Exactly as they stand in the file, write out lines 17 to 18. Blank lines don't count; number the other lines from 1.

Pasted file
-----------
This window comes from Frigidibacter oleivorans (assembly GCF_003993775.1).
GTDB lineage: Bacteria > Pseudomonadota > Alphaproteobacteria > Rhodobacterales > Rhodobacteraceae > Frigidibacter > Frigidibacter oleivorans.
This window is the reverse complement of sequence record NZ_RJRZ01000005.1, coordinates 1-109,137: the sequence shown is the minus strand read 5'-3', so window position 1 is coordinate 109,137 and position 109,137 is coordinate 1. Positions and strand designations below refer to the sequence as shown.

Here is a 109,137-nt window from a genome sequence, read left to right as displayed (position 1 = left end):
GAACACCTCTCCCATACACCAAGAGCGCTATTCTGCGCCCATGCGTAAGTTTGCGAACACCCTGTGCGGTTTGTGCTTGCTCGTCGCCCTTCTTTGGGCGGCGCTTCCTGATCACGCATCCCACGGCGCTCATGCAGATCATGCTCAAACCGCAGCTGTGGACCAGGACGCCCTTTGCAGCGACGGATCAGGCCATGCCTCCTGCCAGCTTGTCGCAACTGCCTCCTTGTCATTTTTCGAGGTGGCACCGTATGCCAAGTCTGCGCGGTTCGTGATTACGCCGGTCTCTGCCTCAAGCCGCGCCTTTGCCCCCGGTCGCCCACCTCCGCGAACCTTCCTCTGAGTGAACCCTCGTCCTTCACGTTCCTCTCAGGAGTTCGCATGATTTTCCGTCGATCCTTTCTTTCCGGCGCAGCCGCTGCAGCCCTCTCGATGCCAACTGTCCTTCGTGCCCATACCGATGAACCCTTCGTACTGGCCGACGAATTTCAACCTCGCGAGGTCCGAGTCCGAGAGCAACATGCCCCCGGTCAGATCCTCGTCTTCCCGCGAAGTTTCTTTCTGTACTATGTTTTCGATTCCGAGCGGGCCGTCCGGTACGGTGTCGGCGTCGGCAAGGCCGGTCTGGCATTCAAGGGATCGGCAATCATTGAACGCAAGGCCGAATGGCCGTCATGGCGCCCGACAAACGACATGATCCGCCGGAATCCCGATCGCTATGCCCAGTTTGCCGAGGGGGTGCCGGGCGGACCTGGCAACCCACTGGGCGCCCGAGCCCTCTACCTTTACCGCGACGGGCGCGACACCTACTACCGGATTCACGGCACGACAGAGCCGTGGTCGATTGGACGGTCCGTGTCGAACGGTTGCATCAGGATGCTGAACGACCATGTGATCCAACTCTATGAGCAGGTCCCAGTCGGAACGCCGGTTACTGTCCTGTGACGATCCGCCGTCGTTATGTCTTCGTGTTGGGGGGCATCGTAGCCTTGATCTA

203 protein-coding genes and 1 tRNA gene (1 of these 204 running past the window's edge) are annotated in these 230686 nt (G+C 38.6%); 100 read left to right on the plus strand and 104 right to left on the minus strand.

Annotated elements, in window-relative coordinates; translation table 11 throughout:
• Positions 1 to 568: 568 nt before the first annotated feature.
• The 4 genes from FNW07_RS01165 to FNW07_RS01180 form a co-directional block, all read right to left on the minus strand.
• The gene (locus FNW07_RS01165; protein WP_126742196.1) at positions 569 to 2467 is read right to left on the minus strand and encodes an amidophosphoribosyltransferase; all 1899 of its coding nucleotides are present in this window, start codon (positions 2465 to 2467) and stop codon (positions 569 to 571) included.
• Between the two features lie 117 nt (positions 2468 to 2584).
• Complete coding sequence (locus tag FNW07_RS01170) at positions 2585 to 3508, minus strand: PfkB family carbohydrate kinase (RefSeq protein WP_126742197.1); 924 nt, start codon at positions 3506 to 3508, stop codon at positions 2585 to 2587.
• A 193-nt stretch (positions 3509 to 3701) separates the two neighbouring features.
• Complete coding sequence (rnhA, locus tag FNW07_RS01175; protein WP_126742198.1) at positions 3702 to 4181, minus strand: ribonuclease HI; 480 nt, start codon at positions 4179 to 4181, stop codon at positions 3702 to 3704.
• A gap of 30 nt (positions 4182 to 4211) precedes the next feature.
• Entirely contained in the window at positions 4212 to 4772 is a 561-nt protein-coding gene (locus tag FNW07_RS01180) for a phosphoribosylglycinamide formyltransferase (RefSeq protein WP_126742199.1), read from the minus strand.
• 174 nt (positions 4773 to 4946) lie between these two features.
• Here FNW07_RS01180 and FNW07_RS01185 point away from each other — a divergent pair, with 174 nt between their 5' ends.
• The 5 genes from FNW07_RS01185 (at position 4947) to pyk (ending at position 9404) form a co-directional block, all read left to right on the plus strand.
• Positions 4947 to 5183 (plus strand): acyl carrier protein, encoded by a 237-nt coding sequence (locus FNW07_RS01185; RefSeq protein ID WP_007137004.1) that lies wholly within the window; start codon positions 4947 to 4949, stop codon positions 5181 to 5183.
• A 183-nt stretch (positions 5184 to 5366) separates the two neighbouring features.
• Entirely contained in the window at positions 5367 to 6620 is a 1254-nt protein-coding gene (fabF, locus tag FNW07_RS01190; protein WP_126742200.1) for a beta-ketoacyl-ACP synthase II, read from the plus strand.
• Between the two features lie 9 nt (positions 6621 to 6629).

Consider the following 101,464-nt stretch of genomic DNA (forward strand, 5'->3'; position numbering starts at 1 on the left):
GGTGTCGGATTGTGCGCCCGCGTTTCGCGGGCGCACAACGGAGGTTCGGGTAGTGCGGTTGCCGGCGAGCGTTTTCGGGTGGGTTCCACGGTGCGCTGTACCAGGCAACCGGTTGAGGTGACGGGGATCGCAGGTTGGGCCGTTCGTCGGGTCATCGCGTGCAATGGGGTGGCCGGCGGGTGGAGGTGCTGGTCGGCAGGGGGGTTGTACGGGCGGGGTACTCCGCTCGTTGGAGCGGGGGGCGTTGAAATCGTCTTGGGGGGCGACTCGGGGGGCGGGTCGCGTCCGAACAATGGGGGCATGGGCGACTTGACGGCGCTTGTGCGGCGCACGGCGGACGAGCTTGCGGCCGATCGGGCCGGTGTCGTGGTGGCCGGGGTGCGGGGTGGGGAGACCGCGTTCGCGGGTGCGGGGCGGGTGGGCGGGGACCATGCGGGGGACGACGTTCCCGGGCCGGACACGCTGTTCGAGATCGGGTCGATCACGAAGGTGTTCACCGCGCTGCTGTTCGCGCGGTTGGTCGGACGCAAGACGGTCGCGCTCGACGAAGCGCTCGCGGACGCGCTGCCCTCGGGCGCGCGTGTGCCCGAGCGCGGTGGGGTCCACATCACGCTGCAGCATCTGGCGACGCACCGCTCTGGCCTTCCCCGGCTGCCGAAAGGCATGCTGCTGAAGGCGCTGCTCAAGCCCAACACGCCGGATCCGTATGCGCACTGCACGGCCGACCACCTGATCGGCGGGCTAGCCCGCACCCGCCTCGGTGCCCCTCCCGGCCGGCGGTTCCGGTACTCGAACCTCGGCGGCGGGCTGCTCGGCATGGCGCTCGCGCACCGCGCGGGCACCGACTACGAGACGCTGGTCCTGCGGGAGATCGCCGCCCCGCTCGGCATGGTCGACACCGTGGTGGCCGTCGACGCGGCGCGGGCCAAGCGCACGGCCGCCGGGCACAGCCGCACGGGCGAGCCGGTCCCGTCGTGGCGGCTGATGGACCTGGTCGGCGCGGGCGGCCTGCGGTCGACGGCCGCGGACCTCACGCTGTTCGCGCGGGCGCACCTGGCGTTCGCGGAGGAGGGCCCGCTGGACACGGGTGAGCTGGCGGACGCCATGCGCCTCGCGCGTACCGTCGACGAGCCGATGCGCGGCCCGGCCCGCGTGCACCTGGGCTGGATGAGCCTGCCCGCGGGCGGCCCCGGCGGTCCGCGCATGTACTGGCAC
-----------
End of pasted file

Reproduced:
• 174 nt (positions 4773 to 4946) lie between these two features.
• Here FNW07_RS01180 and FNW07_RS01185 point away from each other — a divergent pair, with 174 nt between their 5' ends.